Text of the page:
Physical Therapy for Cerebral Palsy
Cerebral Palsy (CP) is a neurological disorder that occurs as the result of brain injury before or during the birth process. Symptoms of CP affect an individual’s coordination, and independent movement. For this reason, people with CP frequently struggle with walking and fine motor skills. It is recommended that physical therapy interventions start early in life. Physical therapy is necessary to improve body strength, mobility, and function. In addition, people with CP are at an increased risk for secondary health issues such as diabetes, asthma, and heart diseases. This emphasizes the need for physical therapy and reducing sedentary behavior. Though some individuals with CP might not be able to perform certain exercises or activities, it is important to note that even a little exercise can improve health outcomes.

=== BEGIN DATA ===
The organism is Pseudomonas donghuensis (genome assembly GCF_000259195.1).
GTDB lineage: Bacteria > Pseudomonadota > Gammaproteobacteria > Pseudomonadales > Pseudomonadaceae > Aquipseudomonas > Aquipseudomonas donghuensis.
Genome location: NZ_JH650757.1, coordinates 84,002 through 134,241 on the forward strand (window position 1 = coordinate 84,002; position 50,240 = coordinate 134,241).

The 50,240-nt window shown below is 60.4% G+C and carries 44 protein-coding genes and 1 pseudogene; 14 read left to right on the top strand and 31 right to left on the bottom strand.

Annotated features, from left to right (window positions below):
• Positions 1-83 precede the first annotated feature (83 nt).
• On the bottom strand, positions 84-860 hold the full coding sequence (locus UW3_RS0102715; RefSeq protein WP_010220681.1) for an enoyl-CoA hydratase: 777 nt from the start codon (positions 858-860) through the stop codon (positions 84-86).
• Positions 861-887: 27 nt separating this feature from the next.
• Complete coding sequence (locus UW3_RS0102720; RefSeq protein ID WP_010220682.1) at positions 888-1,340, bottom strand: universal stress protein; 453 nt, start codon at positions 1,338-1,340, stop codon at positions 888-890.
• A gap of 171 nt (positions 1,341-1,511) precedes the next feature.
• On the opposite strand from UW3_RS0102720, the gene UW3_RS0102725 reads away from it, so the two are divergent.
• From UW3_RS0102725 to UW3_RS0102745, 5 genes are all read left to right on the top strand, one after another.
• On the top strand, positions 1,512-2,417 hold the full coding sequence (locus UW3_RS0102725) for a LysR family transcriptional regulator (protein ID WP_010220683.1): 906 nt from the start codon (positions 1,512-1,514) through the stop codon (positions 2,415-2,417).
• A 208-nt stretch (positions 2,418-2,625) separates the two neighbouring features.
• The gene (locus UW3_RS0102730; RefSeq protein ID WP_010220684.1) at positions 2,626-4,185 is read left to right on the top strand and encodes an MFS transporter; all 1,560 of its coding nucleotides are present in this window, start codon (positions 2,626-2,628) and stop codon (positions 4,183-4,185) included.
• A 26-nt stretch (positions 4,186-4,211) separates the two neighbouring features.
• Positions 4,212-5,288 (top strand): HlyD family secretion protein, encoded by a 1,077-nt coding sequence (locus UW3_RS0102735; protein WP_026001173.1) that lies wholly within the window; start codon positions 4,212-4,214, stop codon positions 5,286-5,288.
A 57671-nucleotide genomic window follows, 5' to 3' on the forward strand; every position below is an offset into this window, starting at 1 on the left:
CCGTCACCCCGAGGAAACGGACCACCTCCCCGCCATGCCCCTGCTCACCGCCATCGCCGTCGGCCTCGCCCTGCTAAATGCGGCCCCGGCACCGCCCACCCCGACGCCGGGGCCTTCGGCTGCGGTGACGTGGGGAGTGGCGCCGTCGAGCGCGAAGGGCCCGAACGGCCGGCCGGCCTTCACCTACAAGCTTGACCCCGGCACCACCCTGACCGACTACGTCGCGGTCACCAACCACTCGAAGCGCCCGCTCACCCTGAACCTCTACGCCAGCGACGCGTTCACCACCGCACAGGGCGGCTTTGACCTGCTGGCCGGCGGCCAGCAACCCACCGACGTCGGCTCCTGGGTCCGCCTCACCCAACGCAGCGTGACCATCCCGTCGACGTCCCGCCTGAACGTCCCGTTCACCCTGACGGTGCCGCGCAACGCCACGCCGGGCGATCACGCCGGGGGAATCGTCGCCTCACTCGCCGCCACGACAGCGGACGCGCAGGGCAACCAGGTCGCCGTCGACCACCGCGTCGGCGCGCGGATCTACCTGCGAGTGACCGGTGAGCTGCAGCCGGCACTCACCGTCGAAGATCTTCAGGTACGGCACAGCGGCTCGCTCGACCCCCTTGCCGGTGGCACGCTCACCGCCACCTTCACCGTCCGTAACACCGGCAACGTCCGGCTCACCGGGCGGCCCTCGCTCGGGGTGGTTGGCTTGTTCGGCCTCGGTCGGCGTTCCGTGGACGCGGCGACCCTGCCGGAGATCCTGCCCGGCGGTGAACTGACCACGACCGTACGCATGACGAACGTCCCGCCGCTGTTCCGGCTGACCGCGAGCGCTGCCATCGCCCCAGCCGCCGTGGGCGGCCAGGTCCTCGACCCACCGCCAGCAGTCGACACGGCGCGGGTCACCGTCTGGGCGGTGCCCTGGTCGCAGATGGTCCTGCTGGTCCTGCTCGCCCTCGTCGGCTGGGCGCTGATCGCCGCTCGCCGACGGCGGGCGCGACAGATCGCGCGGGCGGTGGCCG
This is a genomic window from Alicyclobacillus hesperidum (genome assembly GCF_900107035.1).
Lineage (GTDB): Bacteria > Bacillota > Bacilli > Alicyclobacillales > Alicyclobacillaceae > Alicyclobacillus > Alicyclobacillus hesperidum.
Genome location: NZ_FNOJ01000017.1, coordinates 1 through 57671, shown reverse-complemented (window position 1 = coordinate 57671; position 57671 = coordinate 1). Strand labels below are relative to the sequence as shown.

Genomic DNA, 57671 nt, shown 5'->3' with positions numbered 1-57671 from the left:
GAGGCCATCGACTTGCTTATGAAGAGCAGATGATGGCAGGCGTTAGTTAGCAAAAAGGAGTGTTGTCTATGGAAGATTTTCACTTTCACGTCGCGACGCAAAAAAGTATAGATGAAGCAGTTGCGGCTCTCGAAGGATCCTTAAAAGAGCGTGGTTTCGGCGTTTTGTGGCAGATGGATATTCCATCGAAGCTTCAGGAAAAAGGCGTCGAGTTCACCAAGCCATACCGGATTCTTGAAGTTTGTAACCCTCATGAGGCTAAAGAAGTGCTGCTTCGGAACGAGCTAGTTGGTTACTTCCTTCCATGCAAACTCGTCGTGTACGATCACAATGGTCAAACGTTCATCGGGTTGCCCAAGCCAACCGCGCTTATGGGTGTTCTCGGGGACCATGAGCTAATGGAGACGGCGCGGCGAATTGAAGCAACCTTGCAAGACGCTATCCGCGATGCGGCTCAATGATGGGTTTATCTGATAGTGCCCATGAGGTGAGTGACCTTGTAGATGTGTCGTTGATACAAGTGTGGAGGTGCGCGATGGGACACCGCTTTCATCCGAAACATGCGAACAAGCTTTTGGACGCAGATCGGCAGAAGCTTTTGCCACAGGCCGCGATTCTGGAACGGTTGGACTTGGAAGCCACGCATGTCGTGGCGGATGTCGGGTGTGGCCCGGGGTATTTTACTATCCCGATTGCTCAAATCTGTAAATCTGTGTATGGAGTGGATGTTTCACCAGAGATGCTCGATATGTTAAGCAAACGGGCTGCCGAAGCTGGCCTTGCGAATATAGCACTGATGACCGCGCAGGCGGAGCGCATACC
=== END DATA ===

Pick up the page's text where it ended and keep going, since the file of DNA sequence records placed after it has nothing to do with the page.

Current research suggests that in order to improve health, fitness, and mobility for people with CP, a combination of cardiorespiratory endurance, muscle strengthening, and task specific training is necessary. To improve cardiorespiratory endurance, it is recommended to involve major muscle groups that are continuous and rhythmic in nature. Examples of endurance exercises include step-ups, cycling, arm ergometer exercises, and swimming. Muscle strengthening exercises are required to reduce muscle weakness and improve strength, using both multi joint exercises such as squatting and single joint exercises such as knee extension. Lastly, exercises and activities should be functional in nature and help individuals overcome their daily challenges. Although CP is a lifelong condition, there are many physical therapy interventions that can reduce the severity of symptoms and allow people with cerebral palsy to live active and independent lives.
Edison Guzman, PTA